Wally Hamilton, no longer working from his power base as head of News, saw his journalists being side-lined. He fought against Duckmanton’s objections to establish the principle of reporters’ voice reports in radio bulletins. The grudging concession was a limited number of News circuits from overseas offices, mainly London and New York.

In 1968 I was appointed London Editor and sent off with a strong message from Hamilton to develop voice reporting for radio and increase contributions to television’s Weekend Magazine.

When I arrived, I found that the separate Current Affairs group had a nightly circuit to Sydney at 8pm and refused to allow News to send reports on it. At 8.30pm the BBC used the Sydney circuit to transmit World RoundUp, a quarter-hour collection of correspondents’ reports specially produced for the ABC. These two bookings effectively blocked News reporting. We had only two booked circuits a week – on Sunday and Tuesday nights. My protests that it was absurd to expect news to happen to our convenience on those two days met apologies, but no success in gaining access to the Current Affairs circuits when necessary.

I solved the problem by persuading the BBC to transmit World RoundUp an hour earlier, a solution that suited them since its programme was produced live, exclusively for Australia. The change meant that Current Affairs could no longer refuse to extend the circuit time for my reporters to send their voice reports. This became vital as major news stories developed – the Northern Ireland troubles, the first terrorist hi-jacking of aircraft, the 1970 British elections, the Common Market negotiations and much more.

The so-called studio in London had been built by a contractor specialising in public address systems and could not handle live broadcasts. Current Affairs staff had to first record their items, and then play the tape down the line to Sydney. The first time Wally Hamilton visited London, I persuaded him of the impracticability of a studio that couldn’t broadcast. He found me £3000 from his budget, I found a couple of moonlighting BBC engineers, and we re-built the studio to the latest standards. I was pretty sure most of the cabling and switchgear came from a BBC warehouse somewhere, but I didn’t ask.

The change in direction was not without problems. As we pumped more and more reports down the cable to Sydney, Duckmanton rebelled. Famously, he passed the message back up the line through News executives: “There’s too much talking in the bulletins!” In Sydney, the money spent leasing a new building and installing new studios with the latest switching equipment for Current Affairs had been denied to News, which had to struggle with antiquated recording gear in an inadequate booth. It could not record telephone calls. Sydney sub-editors didn’t adapt well either. Used to handling news on paper, they were incapable of editing tape on the run as inserts for the morning bulletins. So an instruction was issued that no voice report could be put to air until it had first been transcribed! Few of our London reports got to air before the 7.45am bulletin.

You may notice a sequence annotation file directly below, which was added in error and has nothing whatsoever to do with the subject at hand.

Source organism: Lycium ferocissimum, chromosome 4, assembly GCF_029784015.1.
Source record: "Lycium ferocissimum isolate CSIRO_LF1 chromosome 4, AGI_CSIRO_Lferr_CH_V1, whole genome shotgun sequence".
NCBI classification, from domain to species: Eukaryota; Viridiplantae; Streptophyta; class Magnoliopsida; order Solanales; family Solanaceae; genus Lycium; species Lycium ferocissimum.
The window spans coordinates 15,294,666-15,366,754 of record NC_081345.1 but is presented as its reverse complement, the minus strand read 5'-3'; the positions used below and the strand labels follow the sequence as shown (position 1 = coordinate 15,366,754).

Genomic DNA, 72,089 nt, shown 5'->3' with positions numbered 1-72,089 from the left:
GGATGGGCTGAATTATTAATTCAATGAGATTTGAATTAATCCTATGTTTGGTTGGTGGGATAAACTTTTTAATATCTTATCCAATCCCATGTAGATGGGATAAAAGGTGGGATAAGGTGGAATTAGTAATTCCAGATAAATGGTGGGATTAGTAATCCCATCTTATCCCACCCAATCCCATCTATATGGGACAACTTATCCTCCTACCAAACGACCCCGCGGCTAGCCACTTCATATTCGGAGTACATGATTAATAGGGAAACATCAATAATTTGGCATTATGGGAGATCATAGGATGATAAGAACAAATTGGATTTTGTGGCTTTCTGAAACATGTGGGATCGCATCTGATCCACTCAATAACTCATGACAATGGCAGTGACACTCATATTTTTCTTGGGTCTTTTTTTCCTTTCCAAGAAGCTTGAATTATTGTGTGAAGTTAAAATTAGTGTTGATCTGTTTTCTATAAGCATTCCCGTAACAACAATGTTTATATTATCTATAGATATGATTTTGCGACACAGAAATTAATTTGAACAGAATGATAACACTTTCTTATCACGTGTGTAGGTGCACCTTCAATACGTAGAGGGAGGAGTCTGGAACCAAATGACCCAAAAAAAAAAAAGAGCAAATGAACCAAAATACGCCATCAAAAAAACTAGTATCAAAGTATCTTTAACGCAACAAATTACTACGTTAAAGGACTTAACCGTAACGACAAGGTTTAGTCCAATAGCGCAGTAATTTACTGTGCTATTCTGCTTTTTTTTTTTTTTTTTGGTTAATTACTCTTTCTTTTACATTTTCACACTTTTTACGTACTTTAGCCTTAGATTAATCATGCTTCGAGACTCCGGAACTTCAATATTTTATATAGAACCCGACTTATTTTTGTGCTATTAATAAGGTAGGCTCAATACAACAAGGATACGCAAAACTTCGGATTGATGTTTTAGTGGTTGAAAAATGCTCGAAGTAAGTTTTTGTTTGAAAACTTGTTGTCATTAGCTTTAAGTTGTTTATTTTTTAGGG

I returned from London in 1971 to report economic and financial news for both radio and television, and broadcast a weekly radio programme The Week in Business (TWIB). I was the only finance or economic reporter in the ABC, and Russell Warner, who had taken over the running of Public Affairs Radio in 1972, tried to attract me to work for AM and PM. So much for News journalists not being broadcasters!

News continued to train its cadets in microphone and recorder work and send its experienced reporters to overseas posts from which they broadcast – radio and television reports, special mid-year and year-end roundups and increasingly hard-hitting Weekend Magazine essays. The News/Current Affairs divide was simmering in the background.

Then came The Dismissal, November 11, 1975, and war broke out. Warner got approval from Ken Watts (who was by then Controller of Programmes) to seize the two landlines from Canberra to “cover” the event, preventing News journalists in Canberra filing copy or voicepieces. Duckmanton, self-proclaimed editor-in-chief stood idly by while this hijacking of a breaking news story by a programme unit designated as providing depth and analysis excluded the very people trained and responsible for such coverage. The three and a half hours broadcast has gone down in ABC mythology as a triumph of modern broadcasting. However, for listeners, it was a disastrous breach of the most basic rules of broadcasting, because it failed to tell them what had happened.

I was on study leave at the time and driving back into town from a field trip. On the car radio I heard an endless list of academics, constitutional experts and psephologists pontificating about the significance of something which they never stopped to explain or recap. It was hugely unintelligible. A brief news bulletin on the half hour reported that the Whitlam Government had been dismissed, but without explanation or details. The Canberra bureau could not update, political correspondent Ken Begg got one brief report out. There was no actuality sound. The event lit the fuse for a major confrontation over the responsibilities of the two sections, and in effect, the right to report news. A four-hour stop-work of journalists ensued, the first in the history of the ABC. Viewed impartially, the Dismissal broadcast was a demonstration of the power of fiefdoms, and a colossal failure of senior management.

Earlier that same year News had launched Newsvoice, a belated attempt to show how reporters around Australia and overseas could present a broadcast programme that was not a read bulletin. It was developed by Duncan Fairweather, and Terry Brown, who had reported from New York as an ABC correspondent. With no studio in the News building, they had to run up the hill with their tapes to the main Forbes Street studios – as I had to do every Friday night with TWIB.  But management quarantined Newsvoice at the dead hour of 5pm where it languished without proper support or facilities.